DNSCrypt for pfsense 2.3 :)



  • You aren't forwarding DNS are you? No DNS servers in general setup, dns server override is unchecked?
    No DNS servers listed in your DHCP servers?

    With DNSCrypt, I'm forwarding DNS…

    I've tried your way, but, well.. something weird happened, I kinda have no internet connection after doing that, I mean, WhatsApp and steam still receive updates but no web browsing...

    Here's my full DNS Resolver config:

    
    =General DNS Resolver Options=
    
    Enable: Yes
    Listen Port: (default)
    Network Interfaces: All
    Outgoing Network Interfaces: All
    System Domain Local Zone Type: Transparent
    DNSSEC: Yes
    DNS Query Forwarding: No
    DHCP Registration: No
    Static DHCP: No
    No Custom Options
    
    =Advanced Resolver Options=
    Hide Identity: Yes
    Hide Version: Yes
    Prefecth Support: No
    Prefecth DNS Key Support: No
    Harden DNSSEC Data: Yes
    Message Cache Size: 4MB
    Outgoing TCP Buffers: 10
    Incoming TCP Buffers: 10
    EDNS Buffer Size: 4096
    Number of Queries per Thread: 512
    Jostle Timeout: 200
    Maximum TTL for RRsets and Messages: 86400
    Minimum TTL for RRsets and Messages: 0
    TTL for Host Cache Entries: 15 minutes
    Number of Hosts to Cache: 10000
    Unwanted Reply Threshold: Disabled
    Log Level: 1
    Disable Auto-Added Access Control: No
    Experimental Bit 0x20 Support: No
    

    I also tried clearing up DNS in General Setup and rebooted my router, APs, PC and phone.

    Oh, and I forgot to mention, my ISP (the sole ISP for my area) doesn't allow bridge mode for connection, and so I set my pfsense router as a DMZ host.



  • Yes, the destination domain is leaked over HTTP/HTTPS/TLS, but it's more strenuous for an entity who wants to listen on your line to examine HTTP/HTTPS traffic and manipulate it.

    DNS traffic is trivially recorded, manipulated, and proxied transparently; HTTPS is not.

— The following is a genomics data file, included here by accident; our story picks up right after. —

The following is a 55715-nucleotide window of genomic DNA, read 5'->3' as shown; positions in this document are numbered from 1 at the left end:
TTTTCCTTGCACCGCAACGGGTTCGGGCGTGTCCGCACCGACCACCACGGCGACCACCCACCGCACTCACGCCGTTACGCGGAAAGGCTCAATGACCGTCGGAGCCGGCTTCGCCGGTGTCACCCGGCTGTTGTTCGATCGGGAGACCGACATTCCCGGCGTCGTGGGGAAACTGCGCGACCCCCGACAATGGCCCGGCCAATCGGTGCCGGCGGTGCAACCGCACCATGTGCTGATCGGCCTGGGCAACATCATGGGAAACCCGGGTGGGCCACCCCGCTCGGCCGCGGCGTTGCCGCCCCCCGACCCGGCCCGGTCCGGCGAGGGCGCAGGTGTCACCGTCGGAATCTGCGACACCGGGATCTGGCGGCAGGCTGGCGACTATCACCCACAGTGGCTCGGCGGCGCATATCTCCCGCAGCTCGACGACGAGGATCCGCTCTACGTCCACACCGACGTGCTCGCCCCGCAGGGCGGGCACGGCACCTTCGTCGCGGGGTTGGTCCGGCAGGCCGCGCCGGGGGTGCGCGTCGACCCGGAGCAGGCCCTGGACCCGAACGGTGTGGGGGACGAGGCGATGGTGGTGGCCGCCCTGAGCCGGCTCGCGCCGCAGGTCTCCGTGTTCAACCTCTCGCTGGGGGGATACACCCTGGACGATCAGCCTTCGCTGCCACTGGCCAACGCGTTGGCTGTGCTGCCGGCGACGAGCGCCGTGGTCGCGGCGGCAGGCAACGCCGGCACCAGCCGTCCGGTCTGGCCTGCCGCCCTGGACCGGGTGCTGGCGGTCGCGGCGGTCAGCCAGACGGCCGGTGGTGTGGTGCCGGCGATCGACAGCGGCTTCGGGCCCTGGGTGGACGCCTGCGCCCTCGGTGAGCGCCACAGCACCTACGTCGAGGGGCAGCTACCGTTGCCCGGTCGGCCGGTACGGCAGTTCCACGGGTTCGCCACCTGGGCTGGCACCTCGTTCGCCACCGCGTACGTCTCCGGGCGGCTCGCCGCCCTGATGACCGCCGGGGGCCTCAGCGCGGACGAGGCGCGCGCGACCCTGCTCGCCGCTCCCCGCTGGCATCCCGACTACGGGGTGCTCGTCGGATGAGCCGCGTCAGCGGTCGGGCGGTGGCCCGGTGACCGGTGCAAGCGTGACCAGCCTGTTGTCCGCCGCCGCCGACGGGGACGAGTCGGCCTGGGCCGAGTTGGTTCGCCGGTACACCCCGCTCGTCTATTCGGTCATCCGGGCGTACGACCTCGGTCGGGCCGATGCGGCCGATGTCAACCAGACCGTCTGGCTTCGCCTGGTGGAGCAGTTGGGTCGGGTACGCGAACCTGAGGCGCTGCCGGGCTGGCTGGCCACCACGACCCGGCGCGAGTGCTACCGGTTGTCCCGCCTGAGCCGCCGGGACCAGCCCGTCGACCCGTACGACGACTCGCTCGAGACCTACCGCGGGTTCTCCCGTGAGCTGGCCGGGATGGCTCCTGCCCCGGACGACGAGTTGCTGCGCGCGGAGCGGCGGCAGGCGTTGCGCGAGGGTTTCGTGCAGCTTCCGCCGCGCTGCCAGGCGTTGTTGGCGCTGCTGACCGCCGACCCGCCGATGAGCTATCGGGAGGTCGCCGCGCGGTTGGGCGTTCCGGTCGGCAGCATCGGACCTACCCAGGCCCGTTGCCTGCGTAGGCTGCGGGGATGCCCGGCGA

Don't think of DNSCrypt as a solution to total privacy or encryption, but certainly making it nontrivial for someone to spy on and/or manipulate your traffic is certainly a good value for such an easy setup.

    DNSCrypt is like small lock on your luggage; it makes it just difficult enough for most people not to open it and just take something, but it wouldn't protect against someone who is highly determined. There are a massive amount of sniffers in the world, and giving them less data by encrypting DNS without sacrificing throughput or money from your pocket is… well... cool.



  • The real question for me is "who's my opponent?"  For me, the answer is "any of my service providers."

    I run both dnscrypt and a VPN.  Some of my traffic can't pass over the VPN - Netflix, some of the vehicle forums - because the websites reject connections from VPN providers.

    My ISP resells an ATT product, and ATT has the worst possible privacy policies.  The up side is that the ATT data cap doesn't apply, but the down side is that I'm transiting the ATT network.  I don't let ATT see DNS requests in the clear any more than I have to.  I use pfsense as my resolver for everything on the network, and pfsense runs its queries via dnscrypt once the system is fully up, and to cleartext servers earlier on in the startup process - pfsense is the only box on my network permitted to use outbound 53.  In my design, traffic runs over VPN by default, but of course you have to get VPN and other services spun up during boot…  (And no, this design isn't that popular in the house, since if I restart the box during the day, the time to fully operational is a little long.)